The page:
AWS Lambda Deployment Overview
Setting up a Lambda deployment is as simple as adding your function zip file, configuring function compute settings, and adding aliases and tags. Harness takes care of the rest of the deployment, making it consistent, reusable, and safe with automatic rollback.
Basically, the Harness setup for Lambda is akin to using the AWS CLI aws lambda create-function, update-function-code, and update-function-configuration commands, as well as the many other commands that are needed.
The benefit with Harness is that you can set up your Lambda deployment once, with no scripting, and then have your Lambda functions deployed automatically as they are updated in your AWS S3 bucket. You can even templatize the deployment Environment and Workflow for use by other devops and developers in your team.
Furthermore, Harness manages Lambda function versioning to perform rollback when needed.
The following list describes the major steps we will cover in this guide:
- Delegate - Install the Harness Shell Script or ECS Delegate in your AWS VPC.
- AWS Cloud Provider - Add the AWS Cloud Provider. This is a connection to your AWS account. The AWS Cloud Provider can use your user account or the IAM role assigned to the Delegate host.
The AWS Cloud Provider is used to connect Harness to your Lambda deployment environment and to Amazon S3 to obtain your Lambda code files.
- Harness Application - Create the Harness Application for your Lambda CD pipeline. The Harness Application represents your Lambda code and functional spec, their deployment pipelines, and all the building blocks for those pipelines. Harness represents your Lambda deployment using a logical group of one or more entities: Services, Environments, Workflows, Pipelines, Triggers, and Infrastructure Provisioners. Applications organize all of the entities and configurations in Harness CD.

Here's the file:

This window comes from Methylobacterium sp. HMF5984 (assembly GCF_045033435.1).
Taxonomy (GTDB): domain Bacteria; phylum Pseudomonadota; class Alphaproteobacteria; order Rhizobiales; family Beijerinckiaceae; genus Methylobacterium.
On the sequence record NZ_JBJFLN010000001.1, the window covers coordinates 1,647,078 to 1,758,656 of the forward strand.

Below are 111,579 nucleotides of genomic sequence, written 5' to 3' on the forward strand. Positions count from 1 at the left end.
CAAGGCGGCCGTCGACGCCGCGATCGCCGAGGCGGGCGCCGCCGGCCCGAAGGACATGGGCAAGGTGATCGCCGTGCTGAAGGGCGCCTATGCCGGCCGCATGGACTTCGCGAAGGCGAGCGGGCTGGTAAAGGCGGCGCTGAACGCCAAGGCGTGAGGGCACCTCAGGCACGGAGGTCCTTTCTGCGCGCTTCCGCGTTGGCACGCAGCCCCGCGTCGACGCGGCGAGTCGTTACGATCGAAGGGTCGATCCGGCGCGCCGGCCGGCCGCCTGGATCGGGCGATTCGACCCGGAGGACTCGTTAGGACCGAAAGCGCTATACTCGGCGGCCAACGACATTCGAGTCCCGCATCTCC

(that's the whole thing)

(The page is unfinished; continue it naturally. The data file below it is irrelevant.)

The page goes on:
- Harness Service - Create the Harness Service using the Lambda type.
- Set up your Lambda code artifact source, Lambda Function Specification, and any config variables and files.
- Harness Environment - Create the Harness Environment containing the Service Infrastructure definition of your AWS deployment environment, and any overrides of Service settings.
- Harness Workflow - Create the Basic deployment Harness Workflow. This Workflow will deploy the Service (your Lambda code) to the Environment (your AWS Lambda functions for the region).
You can also add your Lambda Aliases and Tags as part of the Workflow.
- Deploy the Workflow.
- Advanced options not covered in this guide:
- Harness Pipeline - Create a Harness Pipeline for your deployment, including Workflows and Approval steps. Typically, Harness customers will deploy Lambda Pipelines with a Workflow for Dev, QA, Stage, etc:This example doesn't show Approval steps between Pipeline stages, which are also common. For more information, see our Pipelines and Approvals topics.
- Harness Trigger - Create a Harness Trigger to automatically deploy your Workflows or Pipeline according to your criteria. Typically, customers use a Trigger to execute a Lambda Pipeline using the Trigger's On New Artifact condition. Each time the Lambda artifact, such as a zip file, is updated in the artifact repository (AWS S3), the Pipeline is executed and the new Lambda function is deployed.
For more information, see Triggers.
- Harness Infrastructure Provisioners - Create Harness Infrastructure Provisioners, such as CloudFormation and Terraform, for your deployment environments. For more information, see Infrastructure Provisioners.
- Continuous Verification:
- Deployment Verification - Once you have successfully deployed you can add your APM and logging apps as Verification Providers, and then add Verify Steps to your Workflows. Harness will use its machine-learning to find anomalies in your deployments. For more information, see Continuous Verification.
- 24/7 Service Guard - Monitor your live applications, catching problems that surface minutes or hours following deployment. For more information, see 24/7 Service Guard.